(Register now for GOED’s premier omega-3 industry event, focusing on the theme of ‘growth in the omega-3 industry’ — GOED Exchange 2020, February 4-6 in Barcelona, Spain.)
South Pacific Anchovy
The largest source of EPA and DHA in the global supplement market is the South Pacific anchovy fishery located off the coast of Peru and parts of Chile. This fishery has the highest natural concentration of EPA and DHA versus all other fish in sea, according to one Peruvian anchovy producer.
GOED’s proprietary market data showed that approximately 60% of EPA and DHA supplements worldwide begin with these small-bodied fish. The same producer explained that in terms of the global supply chain, there’s room to grow: “We produce 200,000-250,000 tons of fish oil at year on average, and for the moment, about 30% of that goes into omega-3s for human consumption (with the rest going to applications like aquaculture). In the end, this fishery is reliable and has plenty of product available to support growth in the nutraceutical space.”
Gulf and Atlantic Menhaden
One of the next largest fisheries for EPA and DHA in the global market is the American menhaden fishery, which is subdivided into an area off the mid-Atlantic coast and another in the Gulf of Mexico. Menhaden oils have been used in human omega-3 supplements in the past, but now are primarily a quality source of EPA and DHA for pet foods and supplements, as a North American menhaden processor explained: “These small, oily-fleshed fish have a relatively short lifespan that minimizes their exposure to environmental contaminants and man-made pollutants.” Both menhaden fisheries have recently been certified sustainable by the Marine Stewardship Council.
Cod Liver Oil
Cod liver oil supplements were one of the first commercially sold omega-3 supplements in the modern marketplace and were originally sold for their vitamin content rather than EPA and DHA. They remain a popular source of omega-3s, especially in Northern Europe and Scandinavia where the cod fisheries that supply the oils are located. “The Lofoten and Vesterålen archipelago has been a traditional source of Arctic cod liver oil from the very beginning,” according to one Norway-based producer of cod liver oil supplements.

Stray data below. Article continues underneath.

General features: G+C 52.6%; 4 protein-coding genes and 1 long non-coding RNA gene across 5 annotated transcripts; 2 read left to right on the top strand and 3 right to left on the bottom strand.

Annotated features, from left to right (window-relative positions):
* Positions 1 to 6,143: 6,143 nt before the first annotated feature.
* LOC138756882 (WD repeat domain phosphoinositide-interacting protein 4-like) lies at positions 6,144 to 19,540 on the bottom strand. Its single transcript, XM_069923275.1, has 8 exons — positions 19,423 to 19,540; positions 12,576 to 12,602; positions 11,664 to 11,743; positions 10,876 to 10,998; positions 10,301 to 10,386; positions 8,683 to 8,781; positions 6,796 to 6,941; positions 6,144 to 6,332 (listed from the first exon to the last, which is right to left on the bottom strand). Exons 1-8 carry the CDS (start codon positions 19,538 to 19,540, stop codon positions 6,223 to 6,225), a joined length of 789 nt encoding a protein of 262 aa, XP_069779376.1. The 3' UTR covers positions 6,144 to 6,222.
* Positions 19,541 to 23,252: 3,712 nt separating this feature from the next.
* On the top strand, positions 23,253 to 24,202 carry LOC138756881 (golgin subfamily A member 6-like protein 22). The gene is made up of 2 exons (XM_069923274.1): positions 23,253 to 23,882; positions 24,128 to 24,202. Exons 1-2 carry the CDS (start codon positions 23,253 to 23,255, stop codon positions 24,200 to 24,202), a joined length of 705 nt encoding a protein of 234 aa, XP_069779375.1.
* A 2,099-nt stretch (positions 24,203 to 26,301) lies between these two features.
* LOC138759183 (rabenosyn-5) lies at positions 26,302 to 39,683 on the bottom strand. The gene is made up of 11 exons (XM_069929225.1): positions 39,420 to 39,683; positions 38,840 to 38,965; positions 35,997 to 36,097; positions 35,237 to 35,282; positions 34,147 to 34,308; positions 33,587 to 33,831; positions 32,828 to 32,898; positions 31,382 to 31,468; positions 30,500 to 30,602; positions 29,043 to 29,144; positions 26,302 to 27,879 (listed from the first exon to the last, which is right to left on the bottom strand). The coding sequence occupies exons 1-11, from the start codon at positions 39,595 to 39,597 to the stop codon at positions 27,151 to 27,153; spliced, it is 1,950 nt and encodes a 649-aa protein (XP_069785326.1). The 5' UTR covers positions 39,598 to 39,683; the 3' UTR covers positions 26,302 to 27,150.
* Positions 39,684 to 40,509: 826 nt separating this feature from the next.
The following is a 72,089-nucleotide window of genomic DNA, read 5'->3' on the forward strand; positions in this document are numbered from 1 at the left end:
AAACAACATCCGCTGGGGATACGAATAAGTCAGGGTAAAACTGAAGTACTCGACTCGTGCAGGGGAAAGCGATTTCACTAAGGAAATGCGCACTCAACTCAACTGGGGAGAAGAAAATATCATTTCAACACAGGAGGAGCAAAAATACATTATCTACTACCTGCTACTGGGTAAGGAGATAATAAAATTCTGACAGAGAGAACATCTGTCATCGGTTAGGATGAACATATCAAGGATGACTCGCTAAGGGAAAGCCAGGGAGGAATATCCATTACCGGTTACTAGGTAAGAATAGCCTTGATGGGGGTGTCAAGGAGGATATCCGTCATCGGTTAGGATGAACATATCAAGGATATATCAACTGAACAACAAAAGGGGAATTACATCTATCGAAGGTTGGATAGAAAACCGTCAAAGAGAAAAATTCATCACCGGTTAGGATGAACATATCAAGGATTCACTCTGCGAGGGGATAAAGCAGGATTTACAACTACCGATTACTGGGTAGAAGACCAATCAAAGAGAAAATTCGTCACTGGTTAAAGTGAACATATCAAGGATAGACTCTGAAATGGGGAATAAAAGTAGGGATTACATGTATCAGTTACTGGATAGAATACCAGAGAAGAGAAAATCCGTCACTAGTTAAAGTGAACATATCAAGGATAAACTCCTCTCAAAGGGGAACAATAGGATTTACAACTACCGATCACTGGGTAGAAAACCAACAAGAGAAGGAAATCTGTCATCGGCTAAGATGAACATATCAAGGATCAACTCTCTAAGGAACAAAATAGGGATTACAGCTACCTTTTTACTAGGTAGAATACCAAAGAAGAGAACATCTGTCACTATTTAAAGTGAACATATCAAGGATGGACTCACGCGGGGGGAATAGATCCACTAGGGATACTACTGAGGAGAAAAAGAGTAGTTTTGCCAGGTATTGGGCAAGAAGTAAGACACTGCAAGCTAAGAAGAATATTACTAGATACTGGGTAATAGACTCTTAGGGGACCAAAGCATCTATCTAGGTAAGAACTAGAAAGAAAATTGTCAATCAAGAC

Salmon and Pollock Oils
Salmon and pollock oils are fished near the same latitudes as the cod fished for cod liver oils, but a hemisphere away, off the coasts of Alaska.
Alaskan salmon oils are made from trimmings and byproducts of the wild Alaskan salmon seafood industry. As one salmon processor explained, salmon oils are typically made “using a gentle cold-press process that preserves the balance of all fatty acids found naturally in wild salmon. So it’s as close to eating whole fish as you can get in a supplement.”
Pollock is another fish caught wild in Alaska’s Bering Sea whose trimmings are processed into nutritional oils. Although the global volume of pollock oil supplements is relatively small, “the Alaska pollock fishery overall is actually the largest fishery for human consumption in the world,” according to one pollock oil producer. McDonald’s Filet o’ Fish sandwiches, for example, are sourced from wild Alaska pollock. “It’s also considered to be one of the best-managed fisheries,” the producer claimed. “It’s been managed by the U.S. government for well over 30 years and has been continuously certified by the Marine Stewardship Council since 2005.”
In addition to the popularity of canned tuna, nutritional oils made from tuna byproducts are found in products across the world. Why? “Tuna oil is uniquely high in DHA, low in EPA, and is perfect for applications where higher DHA levels are desired,” said a global tuna oil producer. Most notably, this makes the oil an excellent candidate for global use in infant formula, whose tiny consumers typically need more DHA than EPA. The company also pointed toward potential applications of tuna oil as a cardiovascular and ocular health solution in nutraceuticals.